11 Oct The Corporate Support Conundrum
11 October 2022
By David Allen, Development for Conservation
On every Board, there are a handful of Board members who are interested in aggressively pursuing corporate support. It seems logical to them that the business community would support community nonprofits as part of their commitment to community service. It should be easy money.
It’s also fundraising that is familiar. Lions, Kiwanis, and Optimist clubs are all built on the fundraising principle of business friends leveraging fundraising activities to build business relationships with each other. Even United Way has some of that feeling on a larger scale.
But let’s get real.
Nationally, business giving is less than 7% of the money given to nonprofits every year.
If you don’t have an arena roof that can be seen from space, Staples is not going to give you a million dollars.
In fact, Staples is probably not going to give you $10,000.
Several years ago, I had the privilege of analyzing one land trust’s well-developed corporate giving program. The program consistently raised $200,000 or so from about 150 different companies.
- The largest gift was $20,000,
- 3 companies made gifts of $10,000 and more,
- 7 companies made gifts between $5,000 and $10,000,
- 10 companies made gifts between $1,000 and $5,000,
- 10 companies made gifts between $500 and $1,000, and
- 120 made gifts less than $500.
Most of these gifts were solicited each year either in person or with a great deal of personalization. More than a few were leveraged through strong Board Director contacts. About a third, including many of the smaller gifts, were corporate matching gifts.
What’s not to like about this?
First, it’s the opportunity cost. The organizational energy involved in securing these business gifts was not trivial, and they only had $200,000 to show for it. If that same energy had been deployed into cultivating relationships with individual donors, this land trust could have raised multiple times that number. They could probably have found a single donor to give $200,000!
(In fairness to the organization involved, they were raising a great deal more than $200,000 each year. Their corporate program was a very small part of the fundraising work they were doing.)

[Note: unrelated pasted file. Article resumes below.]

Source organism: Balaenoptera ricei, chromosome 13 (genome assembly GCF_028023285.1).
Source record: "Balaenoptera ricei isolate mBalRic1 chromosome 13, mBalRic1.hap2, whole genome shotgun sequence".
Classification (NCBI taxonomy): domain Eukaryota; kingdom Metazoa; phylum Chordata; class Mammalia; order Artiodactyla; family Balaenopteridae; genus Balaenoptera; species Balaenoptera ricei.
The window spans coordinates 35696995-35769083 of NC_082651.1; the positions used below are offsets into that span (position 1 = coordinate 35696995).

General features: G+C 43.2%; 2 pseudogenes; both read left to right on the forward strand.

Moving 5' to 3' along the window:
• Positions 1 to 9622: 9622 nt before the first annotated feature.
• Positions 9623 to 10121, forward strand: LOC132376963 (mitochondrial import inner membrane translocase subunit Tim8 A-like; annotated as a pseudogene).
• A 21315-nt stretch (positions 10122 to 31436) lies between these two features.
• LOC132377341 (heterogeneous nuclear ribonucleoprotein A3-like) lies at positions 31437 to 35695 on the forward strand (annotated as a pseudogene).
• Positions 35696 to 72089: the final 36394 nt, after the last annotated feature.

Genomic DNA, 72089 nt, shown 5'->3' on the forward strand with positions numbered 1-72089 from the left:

But more importantly, corporate giving is almost never philanthropic. It’s transactional. And that means it’s scalable only by increasing the price point or adding businesses to the program.
What if this organization needed to raise $400,000 instead? Could they realistically double the amount of money each business would give each year?
The answer is probably No. Large gifts to a few non-profits are almost never in a business’ best interest, so most business giving tends toward very small amounts. Organizational return on investment is nearly always more significant with individuals than with businesses
There are notable exceptions in the land trust community. Their common factor is the ability of the business to connect its product with the land trust’s mission: microbreweries and clean water for example. I believe these experiences are repeatable, and there is some merit in seeking out similar partnerships.
The way to start is by listening. “Your business model requires a clean environment and especially clean water. What kind of project might be worth a $5,000 per year investment for you?” And then build out a program that meets that need.
But that kind of a program is arguably not worth it for annual amounts less than what? $10,000 a year? Maybe $5,000?
The bottom line is that the solicitation of businesses nearly always seems like a better idea than it turns out to be. We have to work just as hard to secure sponsorships of $100 or $500 as we would soliciting individual donors for $5,000 or $10,000.
Are there other reasons to court the business community?
Probably. Businesses are often more valuable for their endorsements than for their money. But the value of these program lies in the ability of the land trust to use those connections.
- Secure quotes from business leaders, ask the business owner, CEO, or other senior executive about their community support philosophy. Why is it important to them and their business to make a gift to the land trust? Ask if the CEO would be willing to post a video-taped endorsement on their website.
- Look for opportunities to leverage in-kind gifts. Most land trusts I see that are securing in-kind gifts are getting food items for small events or auction items. But what about items the organization needs that offset budgeted expenses? Like printing, for example. Or tools and equipment, office furniture, bookkeeping services, or travel? Many companies pay their employees to participate in “volunteer days.” Could you use a trails crew on one of your preserves?
The pursuit of the business community is always going to be attractive – because it’s transactional. Asking donors to give without a promise of equal value in return is far more intimidating and difficult. But the potential ROI is also far greater.
Spend your organizational energy on cultivating individual philanthropic support first. And pursue the business community for transactional giving with all the time you have left over.
Cheers, and Have a great week!
PS: Your comments on these posts are welcomed and warmly requested. If you have not posted a comment before, or if you are using a new email address, please know that there may be a delay in seeing your posted comment. That’s my SPAM defense at work. I approve all comments as soon as I am able during the day.
See also: The Trouble with Transactional Giving
Photo by Ted Erski courtesy of Pixabay.